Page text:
Tuesday, July 24, 2018
The state of New Mexico is located in the southwestern region of the United States. Its capital is Santa Fe. New Mexico is bordered by Oklahoma and Texas on the east. The south is bordered by Texas, Chihuahua, and Sonora. The west is surrounded by Arizona while the north is bordered by Colorado. New Mexico shares a 190 mile border with Mexican states Chihuahua and Sonora. New Mexico’s climate is mostly arid. The land is composed of mountains, high plains, and deserts which range from rose-colored, to broken mesas, to snow-capped peaks. The land is mostly dry and gets little water, yet, New Mexico is heavily forested in the north. New Mexico has an area of around 121,665 square miles and is the fifth biggest state in the United States; however, with a population of about 2 million persons, New Mexico is the sixth most sparsely inhabited U.S. state. The economy of New Mexico is focused on oil, gas production, and tourism.
New Mexico shares three ports of entry with Mexican state Chihuahua including: Antelope Wells, New Mexico with El Berrendo, Chihuahua; Columbus, New Mexico with Puerto Palomas, Chihuahua; and Santa Teresa, New Mexico with San Jerónimo, Chihuahua.
Algernon D'Ammassa, The Deming Headlight
Published 9:00 a.m. MT Feb. 28, 2018 | Updated 5:00 p.m. MT March 1, 2018
Oil and gas revenue provided breathing room, but challenges remain
DEMING – “When you have money, the tone is better,” observed Sen. John Arthur Smith. At the 2018 legislative session, the tone was much better than last year.
On the other hand, Smith – who has served in the state Senate since 1989 – suggested short memories or wishful thinking can overrule fiscal prudence.
New Mexico's 30-day legislative session concluded on Feb. 15, and Deming’s delegation to the Roundhouse, Sen. Smith and Rep. Candie Sweetser (both D-Deming), both reflected on a month when lawmakers sent a $6.3 billion budget to Gov. Susana Martinez without the partisan rancor or threats of furloughs that defined last year’s session.
Sweetser described the tone as bipartisan and genial throughout, in contrast to the "baptism of fire" she witnessed as a freshman legislator last year.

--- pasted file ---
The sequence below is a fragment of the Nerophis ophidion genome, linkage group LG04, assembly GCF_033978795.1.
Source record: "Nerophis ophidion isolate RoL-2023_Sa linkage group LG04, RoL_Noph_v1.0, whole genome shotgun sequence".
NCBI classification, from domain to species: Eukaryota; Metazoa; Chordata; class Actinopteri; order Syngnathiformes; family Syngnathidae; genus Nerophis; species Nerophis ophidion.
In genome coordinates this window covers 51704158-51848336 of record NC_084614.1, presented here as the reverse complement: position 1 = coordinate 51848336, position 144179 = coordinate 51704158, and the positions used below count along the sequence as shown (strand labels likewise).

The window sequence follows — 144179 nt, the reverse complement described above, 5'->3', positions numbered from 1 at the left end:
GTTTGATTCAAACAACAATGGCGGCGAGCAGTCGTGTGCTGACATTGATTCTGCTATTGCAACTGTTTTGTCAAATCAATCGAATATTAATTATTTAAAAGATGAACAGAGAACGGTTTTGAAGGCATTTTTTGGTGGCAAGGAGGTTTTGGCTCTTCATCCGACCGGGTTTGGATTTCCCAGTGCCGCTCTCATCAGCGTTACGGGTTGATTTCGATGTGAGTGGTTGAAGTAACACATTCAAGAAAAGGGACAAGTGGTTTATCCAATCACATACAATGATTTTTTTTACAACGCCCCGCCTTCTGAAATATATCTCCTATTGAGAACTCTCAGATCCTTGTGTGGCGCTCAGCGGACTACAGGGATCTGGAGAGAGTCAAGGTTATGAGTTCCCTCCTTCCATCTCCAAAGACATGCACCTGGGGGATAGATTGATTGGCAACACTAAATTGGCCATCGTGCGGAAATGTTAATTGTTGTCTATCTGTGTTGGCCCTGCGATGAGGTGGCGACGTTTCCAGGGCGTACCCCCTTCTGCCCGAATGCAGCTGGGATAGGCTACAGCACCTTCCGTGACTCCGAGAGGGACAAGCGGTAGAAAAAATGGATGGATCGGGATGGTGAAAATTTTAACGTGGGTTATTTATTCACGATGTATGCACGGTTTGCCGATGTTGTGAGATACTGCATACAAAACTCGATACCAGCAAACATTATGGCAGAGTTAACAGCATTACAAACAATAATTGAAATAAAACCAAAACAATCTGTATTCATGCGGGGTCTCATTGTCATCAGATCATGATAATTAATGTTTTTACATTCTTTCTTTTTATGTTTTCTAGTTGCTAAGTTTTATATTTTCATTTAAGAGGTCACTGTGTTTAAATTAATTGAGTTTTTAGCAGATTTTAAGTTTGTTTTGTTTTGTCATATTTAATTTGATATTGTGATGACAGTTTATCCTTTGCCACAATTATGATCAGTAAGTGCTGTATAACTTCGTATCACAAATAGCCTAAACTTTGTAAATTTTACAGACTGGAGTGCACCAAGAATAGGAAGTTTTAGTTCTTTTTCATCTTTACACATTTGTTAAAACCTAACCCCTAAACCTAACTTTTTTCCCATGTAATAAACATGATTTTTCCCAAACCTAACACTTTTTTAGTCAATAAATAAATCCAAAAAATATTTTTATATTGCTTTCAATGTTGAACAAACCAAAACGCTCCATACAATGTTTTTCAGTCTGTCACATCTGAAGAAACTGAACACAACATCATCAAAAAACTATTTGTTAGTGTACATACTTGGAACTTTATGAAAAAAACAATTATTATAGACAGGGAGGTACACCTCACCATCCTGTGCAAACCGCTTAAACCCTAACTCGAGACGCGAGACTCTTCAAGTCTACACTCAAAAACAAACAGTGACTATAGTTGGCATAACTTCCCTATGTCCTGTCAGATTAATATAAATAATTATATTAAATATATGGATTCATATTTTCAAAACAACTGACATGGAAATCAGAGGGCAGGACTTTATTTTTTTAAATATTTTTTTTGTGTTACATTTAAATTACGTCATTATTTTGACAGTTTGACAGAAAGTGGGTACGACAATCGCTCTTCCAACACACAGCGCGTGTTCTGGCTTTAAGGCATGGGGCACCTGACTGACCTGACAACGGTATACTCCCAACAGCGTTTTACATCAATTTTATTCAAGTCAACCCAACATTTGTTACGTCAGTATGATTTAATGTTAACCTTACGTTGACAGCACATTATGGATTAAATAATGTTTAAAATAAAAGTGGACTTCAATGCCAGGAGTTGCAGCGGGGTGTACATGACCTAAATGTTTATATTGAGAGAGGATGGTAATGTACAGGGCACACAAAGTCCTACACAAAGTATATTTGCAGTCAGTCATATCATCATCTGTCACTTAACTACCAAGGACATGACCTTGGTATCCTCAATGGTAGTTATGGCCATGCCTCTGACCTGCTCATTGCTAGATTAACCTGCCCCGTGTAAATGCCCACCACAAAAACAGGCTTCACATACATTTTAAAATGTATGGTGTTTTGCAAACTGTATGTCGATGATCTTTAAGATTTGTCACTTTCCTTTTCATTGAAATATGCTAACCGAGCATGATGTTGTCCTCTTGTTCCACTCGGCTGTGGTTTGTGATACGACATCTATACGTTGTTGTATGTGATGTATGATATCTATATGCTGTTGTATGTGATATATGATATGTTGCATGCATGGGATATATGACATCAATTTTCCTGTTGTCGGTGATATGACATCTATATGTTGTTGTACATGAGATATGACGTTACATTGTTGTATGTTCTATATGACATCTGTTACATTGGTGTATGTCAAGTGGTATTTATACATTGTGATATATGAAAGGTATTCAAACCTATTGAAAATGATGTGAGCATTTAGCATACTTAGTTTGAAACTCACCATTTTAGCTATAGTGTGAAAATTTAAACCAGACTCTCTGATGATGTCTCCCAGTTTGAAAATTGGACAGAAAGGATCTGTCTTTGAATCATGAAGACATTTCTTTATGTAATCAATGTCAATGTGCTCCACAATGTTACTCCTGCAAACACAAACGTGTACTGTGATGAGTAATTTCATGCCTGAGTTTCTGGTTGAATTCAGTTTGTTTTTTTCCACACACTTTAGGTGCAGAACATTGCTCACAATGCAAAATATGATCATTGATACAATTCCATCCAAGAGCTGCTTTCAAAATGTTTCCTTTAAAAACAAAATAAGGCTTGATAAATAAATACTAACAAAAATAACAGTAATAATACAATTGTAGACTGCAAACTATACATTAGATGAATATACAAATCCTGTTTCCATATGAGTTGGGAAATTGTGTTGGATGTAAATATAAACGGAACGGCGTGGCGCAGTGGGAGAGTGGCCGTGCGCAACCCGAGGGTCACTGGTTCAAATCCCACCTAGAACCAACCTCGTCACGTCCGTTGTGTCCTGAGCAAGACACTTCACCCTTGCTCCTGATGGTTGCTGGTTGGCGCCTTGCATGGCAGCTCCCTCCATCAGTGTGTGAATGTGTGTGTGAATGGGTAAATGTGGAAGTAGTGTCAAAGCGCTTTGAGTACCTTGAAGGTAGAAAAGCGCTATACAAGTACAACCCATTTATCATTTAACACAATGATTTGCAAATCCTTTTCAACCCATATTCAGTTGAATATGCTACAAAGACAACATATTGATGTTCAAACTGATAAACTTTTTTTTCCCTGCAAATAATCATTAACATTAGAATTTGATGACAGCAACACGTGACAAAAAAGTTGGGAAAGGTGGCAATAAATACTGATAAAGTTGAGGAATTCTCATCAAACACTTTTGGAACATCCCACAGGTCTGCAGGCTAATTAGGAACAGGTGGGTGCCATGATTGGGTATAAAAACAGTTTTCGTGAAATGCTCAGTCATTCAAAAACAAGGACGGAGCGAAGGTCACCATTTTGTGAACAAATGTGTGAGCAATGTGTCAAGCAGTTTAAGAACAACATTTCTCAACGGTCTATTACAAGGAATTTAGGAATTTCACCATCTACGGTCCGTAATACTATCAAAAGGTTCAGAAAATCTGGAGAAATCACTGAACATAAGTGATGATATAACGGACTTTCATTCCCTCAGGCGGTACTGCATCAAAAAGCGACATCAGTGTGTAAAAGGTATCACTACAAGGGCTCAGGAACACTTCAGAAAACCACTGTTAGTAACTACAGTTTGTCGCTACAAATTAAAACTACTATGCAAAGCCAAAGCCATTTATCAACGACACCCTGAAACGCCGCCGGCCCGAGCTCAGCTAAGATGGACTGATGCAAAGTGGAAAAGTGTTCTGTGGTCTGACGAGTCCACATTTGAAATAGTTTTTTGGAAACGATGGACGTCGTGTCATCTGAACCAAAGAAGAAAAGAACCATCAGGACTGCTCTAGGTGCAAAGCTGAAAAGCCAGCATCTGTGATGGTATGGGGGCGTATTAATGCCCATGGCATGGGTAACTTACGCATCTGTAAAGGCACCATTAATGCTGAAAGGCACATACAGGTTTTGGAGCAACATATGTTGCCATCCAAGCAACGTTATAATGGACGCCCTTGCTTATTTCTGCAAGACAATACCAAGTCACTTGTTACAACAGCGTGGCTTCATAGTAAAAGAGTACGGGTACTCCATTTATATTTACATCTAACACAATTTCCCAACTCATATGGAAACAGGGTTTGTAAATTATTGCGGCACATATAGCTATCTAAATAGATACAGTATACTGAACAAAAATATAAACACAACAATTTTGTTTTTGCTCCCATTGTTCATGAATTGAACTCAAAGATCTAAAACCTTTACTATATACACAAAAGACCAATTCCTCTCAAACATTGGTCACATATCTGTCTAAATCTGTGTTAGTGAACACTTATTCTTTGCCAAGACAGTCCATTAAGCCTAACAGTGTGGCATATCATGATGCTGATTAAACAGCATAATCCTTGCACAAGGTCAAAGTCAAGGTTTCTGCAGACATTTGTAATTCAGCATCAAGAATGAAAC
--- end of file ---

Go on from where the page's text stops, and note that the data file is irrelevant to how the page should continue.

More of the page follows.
With an upturn in oil and gas revenue beginning last fall, lawmakers were able to restore money that had been swept from state agencies and school district accounts, fund more projects, and boost pay for teachers, state police, and other state workers.
More: Who won, who lost the 2018 legislative session
"The process was much more positive than working on state budget solvency, freezing positions, and cutting funding," said Sweetser.
Smith, who chairs the Senate Finance Committee, said he was pleased to see cash reserves replenished to an extent. He also fended off an effort to raise distributions from New Mexico's Land Grant Permanent Fund to 6 percent from 5 percent as a way to fund early childhood programs.
Smith has stated the proposed amendment to the state Constitution did not have enough votes to pass his committee anyway, but he also philosophically opposes raising distributions from the Permanent Fund past 5 percent. “Most people don’t realize what it does," said Smith. "They just see a pile of money there to be spent, but that’s an endowment fund.”
The fund distributed $638 million, mostly for public education, in Fiscal Year 2017, according to the State Investment Council.
MORE: Finance chair John Arthur Smith holds sway over child-related funding
Smith was supportive of pay increases and said low compensation for corrections officers and judges has created a crisis. “New Mexico has the lowest judicial compensation in the country," he told the Headlight. "Whenever there’s a vacancy coming up in the judiciary, getting applicants that are seasoned attorneys that have been in practice or a while is virtually impossible.” Smith also called attrition by corrections officers "unsustainable."
Two bills carried by Sweetser made it to the Governor's desk. House Bill 207 became law on March 1, creating a fund for broadband infrastructure for public, school, and tribal libraries in New Mexico, and giving libraries a boost in seeking federal grants.
Representing a city that is home to two award-winning wineries, the Deming lawmakers worked together on a bill allowing New Mexico wineries and brewers to sell their beverages at private events away from their places of business.
Another bill Sweetser sponsored, House Bill 200, would have created a tax incentive for employers filling high-wage jobs in the state, but did not pass the Senate.
More: State Representative Candie Sweetser's two House bills move on
Sweetser and Smith agreed that diversifying the state's economy so that it is cushioned from downturns in one industry requires study and consensus-building between legislative sessions. To this, Sweetser added that attrition from the state slows economic growth and concentrates the tax burden on a smaller population.
A new Governor will be elected before the next regular session, and whoever that is, Smith said, "The next administration is going to have to talk about a reliable revenue stream. When you’re 32 or 33 percent either indirectly or directly related to oil and gas, you’re leaving yourself extremely vulnerable.”
This story has been updated. A previous version of the story claimed that HB 200 had passed the Senate. It has also been updated regarding the status of HB 207.
More: Sweetser honors Deming teacher in NM legislature
Algernon D'Ammassa can be reached at 575-546-2611 (ext. 2608) or firstname.lastname@example.org.